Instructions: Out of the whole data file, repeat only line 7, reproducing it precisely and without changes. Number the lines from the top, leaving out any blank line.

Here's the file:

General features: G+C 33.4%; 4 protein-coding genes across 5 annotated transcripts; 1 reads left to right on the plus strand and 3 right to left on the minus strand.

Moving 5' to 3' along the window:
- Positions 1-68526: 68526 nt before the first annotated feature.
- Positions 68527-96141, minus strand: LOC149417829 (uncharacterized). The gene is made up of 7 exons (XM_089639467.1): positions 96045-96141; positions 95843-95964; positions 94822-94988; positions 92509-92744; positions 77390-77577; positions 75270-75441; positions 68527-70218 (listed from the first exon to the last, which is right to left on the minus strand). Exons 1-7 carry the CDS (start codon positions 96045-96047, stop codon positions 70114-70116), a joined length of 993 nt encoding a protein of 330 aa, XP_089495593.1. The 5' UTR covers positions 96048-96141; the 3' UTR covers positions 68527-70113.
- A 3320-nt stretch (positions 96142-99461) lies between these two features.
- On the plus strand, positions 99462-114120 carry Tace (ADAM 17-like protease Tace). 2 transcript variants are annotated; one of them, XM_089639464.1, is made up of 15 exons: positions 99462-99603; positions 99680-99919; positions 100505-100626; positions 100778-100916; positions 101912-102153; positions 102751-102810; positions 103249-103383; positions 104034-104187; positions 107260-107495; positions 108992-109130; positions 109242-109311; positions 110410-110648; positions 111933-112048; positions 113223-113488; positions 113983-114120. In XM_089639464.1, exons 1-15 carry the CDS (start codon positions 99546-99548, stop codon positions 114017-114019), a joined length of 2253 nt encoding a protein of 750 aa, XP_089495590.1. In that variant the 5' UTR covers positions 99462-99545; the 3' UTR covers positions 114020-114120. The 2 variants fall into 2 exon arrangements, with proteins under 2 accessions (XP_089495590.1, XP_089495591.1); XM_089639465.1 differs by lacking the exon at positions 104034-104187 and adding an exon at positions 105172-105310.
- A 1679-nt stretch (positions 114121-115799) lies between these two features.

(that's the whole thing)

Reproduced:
- A 1679-nt stretch (positions 114121-115799) lies between these two features.